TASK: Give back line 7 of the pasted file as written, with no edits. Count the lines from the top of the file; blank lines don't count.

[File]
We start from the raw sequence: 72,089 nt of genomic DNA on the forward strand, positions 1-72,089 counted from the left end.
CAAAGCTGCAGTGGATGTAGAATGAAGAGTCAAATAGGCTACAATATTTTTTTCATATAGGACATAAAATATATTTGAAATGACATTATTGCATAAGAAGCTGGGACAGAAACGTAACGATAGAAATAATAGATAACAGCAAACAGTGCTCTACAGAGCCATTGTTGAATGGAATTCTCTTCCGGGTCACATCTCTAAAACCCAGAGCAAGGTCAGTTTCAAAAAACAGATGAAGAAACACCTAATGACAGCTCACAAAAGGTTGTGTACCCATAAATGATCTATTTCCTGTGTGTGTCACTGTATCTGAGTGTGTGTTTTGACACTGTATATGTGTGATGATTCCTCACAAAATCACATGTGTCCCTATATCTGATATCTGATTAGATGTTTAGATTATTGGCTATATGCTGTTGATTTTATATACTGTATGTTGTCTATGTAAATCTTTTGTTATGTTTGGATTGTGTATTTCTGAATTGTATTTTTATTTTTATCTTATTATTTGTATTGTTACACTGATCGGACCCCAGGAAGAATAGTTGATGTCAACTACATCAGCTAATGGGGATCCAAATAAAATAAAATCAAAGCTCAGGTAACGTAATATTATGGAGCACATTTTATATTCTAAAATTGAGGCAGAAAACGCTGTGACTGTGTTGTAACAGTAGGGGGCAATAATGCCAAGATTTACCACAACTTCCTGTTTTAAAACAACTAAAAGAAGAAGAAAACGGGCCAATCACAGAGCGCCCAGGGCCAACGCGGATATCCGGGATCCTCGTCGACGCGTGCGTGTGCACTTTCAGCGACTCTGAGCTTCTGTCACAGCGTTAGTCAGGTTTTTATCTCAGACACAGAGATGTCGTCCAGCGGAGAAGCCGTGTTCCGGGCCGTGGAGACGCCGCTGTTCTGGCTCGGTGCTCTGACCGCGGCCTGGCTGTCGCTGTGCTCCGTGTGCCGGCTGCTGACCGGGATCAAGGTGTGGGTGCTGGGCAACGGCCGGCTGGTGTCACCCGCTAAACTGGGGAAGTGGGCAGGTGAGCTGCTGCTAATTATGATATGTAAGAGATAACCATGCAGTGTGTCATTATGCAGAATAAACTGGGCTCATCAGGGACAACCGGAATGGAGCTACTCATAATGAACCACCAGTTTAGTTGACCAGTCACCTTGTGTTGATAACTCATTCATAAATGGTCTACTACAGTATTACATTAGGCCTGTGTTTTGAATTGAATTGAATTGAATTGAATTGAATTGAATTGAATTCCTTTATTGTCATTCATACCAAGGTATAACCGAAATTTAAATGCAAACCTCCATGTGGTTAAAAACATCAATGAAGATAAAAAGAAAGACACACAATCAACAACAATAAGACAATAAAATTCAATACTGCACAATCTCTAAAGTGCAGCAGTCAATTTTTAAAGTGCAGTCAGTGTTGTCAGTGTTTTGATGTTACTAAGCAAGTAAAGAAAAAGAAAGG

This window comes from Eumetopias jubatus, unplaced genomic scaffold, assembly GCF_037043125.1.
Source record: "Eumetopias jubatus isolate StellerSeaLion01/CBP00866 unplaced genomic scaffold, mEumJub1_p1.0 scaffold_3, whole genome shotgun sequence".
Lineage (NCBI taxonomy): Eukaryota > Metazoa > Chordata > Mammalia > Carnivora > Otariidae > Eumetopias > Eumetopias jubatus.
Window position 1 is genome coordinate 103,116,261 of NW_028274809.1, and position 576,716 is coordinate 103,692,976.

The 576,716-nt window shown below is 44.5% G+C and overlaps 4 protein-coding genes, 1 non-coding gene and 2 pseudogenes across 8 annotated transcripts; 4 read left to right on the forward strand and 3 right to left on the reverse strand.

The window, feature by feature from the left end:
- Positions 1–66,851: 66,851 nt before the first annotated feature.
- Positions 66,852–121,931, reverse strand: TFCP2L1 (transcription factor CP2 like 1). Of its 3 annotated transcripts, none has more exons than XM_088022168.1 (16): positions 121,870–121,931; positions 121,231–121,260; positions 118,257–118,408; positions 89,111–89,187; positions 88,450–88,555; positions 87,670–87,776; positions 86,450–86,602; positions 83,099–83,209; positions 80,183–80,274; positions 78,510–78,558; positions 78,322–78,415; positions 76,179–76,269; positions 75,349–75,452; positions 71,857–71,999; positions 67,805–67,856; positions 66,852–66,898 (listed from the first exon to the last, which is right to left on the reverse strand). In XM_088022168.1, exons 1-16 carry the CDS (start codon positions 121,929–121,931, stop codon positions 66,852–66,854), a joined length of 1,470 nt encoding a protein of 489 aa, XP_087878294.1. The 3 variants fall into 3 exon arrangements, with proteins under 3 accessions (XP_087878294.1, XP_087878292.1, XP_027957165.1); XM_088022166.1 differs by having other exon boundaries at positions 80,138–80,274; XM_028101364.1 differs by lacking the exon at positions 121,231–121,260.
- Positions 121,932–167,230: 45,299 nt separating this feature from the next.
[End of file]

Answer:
The 576,716-nt window shown below is 44.5% G+C and overlaps 4 protein-coding genes, 1 non-coding gene and 2 pseudogenes across 8 annotated transcripts; 4 read left to right on the forward strand and 3 right to left on the reverse strand.